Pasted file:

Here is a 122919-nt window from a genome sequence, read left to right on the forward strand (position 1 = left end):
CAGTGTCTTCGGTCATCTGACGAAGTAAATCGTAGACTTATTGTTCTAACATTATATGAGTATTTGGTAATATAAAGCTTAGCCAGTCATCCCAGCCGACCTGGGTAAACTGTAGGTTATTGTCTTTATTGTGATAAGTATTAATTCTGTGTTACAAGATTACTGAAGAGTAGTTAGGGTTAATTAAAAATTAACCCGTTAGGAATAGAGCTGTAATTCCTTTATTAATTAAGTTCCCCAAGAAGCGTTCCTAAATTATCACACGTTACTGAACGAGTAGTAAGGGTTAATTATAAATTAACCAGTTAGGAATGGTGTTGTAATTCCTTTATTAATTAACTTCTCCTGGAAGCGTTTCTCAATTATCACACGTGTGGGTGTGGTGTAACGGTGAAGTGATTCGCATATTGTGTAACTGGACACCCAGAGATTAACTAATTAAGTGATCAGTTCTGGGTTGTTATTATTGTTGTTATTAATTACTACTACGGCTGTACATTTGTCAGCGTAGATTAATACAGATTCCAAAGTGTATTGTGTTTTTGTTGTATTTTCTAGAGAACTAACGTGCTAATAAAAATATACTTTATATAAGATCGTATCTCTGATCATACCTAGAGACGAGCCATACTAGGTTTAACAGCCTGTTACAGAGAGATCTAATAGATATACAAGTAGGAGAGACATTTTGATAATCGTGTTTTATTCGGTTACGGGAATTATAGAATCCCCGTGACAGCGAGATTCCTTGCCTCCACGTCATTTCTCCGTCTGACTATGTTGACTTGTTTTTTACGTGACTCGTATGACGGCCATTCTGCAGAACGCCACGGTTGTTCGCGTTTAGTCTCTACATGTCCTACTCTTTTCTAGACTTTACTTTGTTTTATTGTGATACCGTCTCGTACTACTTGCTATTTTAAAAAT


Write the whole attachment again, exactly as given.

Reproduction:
Here is a 122919-nt window from a genome sequence, read left to right on the forward strand (position 1 = left end):
CAGTGTCTTCGGTCATCTGACGAAGTAAATCGTAGACTTATTGTTCTAACATTATATGAGTATTTGGTAATATAAAGCTTAGCCAGTCATCCCAGCCGACCTGGGTAAACTGTAGGTTATTGTCTTTATTGTGATAAGTATTAATTCTGTGTTACAAGATTACTGAAGAGTAGTTAGGGTTAATTAAAAATTAACCCGTTAGGAATAGAGCTGTAATTCCTTTATTAATTAAGTTCCCCAAGAAGCGTTCCTAAATTATCACACGTTACTGAACGAGTAGTAAGGGTTAATTATAAATTAACCAGTTAGGAATGGTGTTGTAATTCCTTTATTAATTAACTTCTCCTGGAAGCGTTTCTCAATTATCACACGTGTGGGTGTGGTGTAACGGTGAAGTGATTCGCATATTGTGTAACTGGACACCCAGAGATTAACTAATTAAGTGATCAGTTCTGGGTTGTTATTATTGTTGTTATTAATTACTACTACGGCTGTACATTTGTCAGCGTAGATTAATACAGATTCCAAAGTGTATTGTGTTTTTGTTGTATTTTCTAGAGAACTAACGTGCTAATAAAAATATACTTTATATAAGATCGTATCTCTGATCATACCTAGAGACGAGCCATACTAGGTTTAACAGCCTGTTACAGAGAGATCTAATAGATATACAAGTAGGAGAGACATTTTGATAATCGTGTTTTATTCGGTTACGGGAATTATAGAATCCCCGTGACAGCGAGATTCCTTGCCTCCACGTCATTTCTCCGTCTGACTATGTTGACTTGTTTTTTACGTGACTCGTATGACGGCCATTCTGCAGAACGCCACGGTTGTTCGCGTTTAGTCTCTACATGTCCTACTCTTTTCTAGACTTTACTTTGTTTTATTGTGATACCGTCTCGTACTACTTGCTATTTTAAAAAT